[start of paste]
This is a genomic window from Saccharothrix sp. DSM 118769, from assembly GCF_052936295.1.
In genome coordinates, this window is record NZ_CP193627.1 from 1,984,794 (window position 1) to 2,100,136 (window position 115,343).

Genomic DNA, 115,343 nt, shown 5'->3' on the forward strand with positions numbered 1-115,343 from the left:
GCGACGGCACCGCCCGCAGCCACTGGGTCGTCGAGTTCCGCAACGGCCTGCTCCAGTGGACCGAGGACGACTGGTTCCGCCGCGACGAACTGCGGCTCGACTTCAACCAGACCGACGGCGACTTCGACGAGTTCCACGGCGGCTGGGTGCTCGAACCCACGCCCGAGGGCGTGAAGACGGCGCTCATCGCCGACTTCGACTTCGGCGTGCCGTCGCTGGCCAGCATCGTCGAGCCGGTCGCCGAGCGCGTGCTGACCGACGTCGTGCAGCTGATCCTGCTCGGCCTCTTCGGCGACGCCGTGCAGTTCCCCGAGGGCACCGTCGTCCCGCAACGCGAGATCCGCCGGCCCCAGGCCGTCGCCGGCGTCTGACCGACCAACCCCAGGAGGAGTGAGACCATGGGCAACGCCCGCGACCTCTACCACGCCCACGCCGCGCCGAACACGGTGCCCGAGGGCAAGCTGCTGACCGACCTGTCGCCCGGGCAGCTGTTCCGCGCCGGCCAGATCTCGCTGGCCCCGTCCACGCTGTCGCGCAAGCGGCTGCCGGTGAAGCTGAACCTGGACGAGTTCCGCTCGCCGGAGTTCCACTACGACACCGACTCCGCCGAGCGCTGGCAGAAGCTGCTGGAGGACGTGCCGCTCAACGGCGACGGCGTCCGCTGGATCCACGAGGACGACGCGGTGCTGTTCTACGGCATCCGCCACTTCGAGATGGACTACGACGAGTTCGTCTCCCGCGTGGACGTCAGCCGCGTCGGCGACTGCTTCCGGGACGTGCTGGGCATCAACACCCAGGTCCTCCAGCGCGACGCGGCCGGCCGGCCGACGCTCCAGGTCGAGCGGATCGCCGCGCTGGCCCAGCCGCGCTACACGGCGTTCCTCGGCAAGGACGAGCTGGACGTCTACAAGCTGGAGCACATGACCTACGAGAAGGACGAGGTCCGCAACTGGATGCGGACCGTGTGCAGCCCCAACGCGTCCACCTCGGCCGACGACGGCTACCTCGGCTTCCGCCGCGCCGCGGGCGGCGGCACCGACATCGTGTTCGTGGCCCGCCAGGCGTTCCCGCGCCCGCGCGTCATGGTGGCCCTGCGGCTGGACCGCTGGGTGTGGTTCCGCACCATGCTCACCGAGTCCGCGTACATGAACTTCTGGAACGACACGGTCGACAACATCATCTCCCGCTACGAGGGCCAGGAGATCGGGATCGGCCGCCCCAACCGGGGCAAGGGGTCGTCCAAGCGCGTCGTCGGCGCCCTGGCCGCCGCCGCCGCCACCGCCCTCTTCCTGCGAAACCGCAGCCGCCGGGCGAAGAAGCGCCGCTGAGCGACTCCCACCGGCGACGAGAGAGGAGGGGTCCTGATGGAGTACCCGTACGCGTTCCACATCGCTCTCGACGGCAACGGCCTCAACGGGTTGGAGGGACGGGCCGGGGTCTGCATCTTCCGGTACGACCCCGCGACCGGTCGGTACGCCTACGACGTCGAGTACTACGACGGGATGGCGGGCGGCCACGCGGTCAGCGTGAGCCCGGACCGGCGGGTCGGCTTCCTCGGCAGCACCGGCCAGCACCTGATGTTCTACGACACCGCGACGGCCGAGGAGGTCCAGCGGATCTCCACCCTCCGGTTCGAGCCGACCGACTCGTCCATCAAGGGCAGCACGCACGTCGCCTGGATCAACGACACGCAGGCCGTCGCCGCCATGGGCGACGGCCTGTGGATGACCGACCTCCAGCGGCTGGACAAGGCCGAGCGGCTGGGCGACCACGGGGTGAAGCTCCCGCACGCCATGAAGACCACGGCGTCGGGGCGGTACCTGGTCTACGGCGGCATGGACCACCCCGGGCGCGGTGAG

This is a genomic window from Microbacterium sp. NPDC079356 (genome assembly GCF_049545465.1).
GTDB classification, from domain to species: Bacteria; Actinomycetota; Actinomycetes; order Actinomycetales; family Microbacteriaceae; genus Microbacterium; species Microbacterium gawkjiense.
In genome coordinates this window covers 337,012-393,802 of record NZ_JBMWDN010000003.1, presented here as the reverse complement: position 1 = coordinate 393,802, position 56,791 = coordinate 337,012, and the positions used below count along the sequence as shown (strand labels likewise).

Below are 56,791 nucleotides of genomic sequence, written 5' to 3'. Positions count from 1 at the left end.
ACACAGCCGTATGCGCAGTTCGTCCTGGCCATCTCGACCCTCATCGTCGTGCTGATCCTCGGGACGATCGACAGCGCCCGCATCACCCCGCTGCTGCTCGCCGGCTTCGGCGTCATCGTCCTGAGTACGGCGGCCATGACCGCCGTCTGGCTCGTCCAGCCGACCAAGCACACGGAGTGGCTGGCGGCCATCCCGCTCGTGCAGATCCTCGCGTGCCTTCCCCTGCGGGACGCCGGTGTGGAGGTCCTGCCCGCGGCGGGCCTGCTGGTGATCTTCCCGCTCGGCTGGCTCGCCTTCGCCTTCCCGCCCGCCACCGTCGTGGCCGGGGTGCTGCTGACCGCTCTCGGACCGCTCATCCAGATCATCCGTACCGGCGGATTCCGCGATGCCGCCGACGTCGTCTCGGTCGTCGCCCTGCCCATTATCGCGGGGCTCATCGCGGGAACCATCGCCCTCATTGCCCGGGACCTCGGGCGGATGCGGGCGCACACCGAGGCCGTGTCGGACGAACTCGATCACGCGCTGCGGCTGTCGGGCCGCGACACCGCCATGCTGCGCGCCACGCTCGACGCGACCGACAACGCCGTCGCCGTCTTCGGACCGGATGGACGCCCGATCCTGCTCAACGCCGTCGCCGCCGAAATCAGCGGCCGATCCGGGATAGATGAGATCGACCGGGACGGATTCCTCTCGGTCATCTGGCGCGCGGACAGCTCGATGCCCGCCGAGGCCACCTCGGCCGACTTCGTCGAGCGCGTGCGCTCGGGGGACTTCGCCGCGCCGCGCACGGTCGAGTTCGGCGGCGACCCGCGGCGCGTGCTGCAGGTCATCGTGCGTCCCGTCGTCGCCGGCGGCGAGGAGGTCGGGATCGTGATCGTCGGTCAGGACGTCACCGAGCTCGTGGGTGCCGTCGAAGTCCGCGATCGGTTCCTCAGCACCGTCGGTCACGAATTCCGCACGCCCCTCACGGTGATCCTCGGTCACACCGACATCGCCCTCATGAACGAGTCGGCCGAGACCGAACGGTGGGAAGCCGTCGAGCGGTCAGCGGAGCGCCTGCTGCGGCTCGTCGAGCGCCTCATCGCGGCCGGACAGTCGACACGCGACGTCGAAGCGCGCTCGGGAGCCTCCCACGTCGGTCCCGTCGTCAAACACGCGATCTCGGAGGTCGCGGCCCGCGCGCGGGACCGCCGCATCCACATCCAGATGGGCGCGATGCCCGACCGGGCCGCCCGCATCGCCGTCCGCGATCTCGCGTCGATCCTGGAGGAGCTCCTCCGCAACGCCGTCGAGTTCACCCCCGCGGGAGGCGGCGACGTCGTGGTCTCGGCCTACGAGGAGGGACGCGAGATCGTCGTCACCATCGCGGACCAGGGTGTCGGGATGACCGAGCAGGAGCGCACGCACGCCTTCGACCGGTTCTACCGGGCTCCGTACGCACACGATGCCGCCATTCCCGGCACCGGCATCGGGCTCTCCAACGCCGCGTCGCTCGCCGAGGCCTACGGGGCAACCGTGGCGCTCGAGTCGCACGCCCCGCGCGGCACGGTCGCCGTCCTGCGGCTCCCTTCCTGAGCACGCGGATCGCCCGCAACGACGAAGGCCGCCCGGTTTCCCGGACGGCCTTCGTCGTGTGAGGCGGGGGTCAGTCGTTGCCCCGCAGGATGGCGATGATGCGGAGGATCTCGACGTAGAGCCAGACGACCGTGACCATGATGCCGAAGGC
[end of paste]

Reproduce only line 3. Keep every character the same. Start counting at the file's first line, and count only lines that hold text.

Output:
Genomic DNA, 115,343 nt, shown 5'->3' on the forward strand with positions numbered 1-115,343 from the left: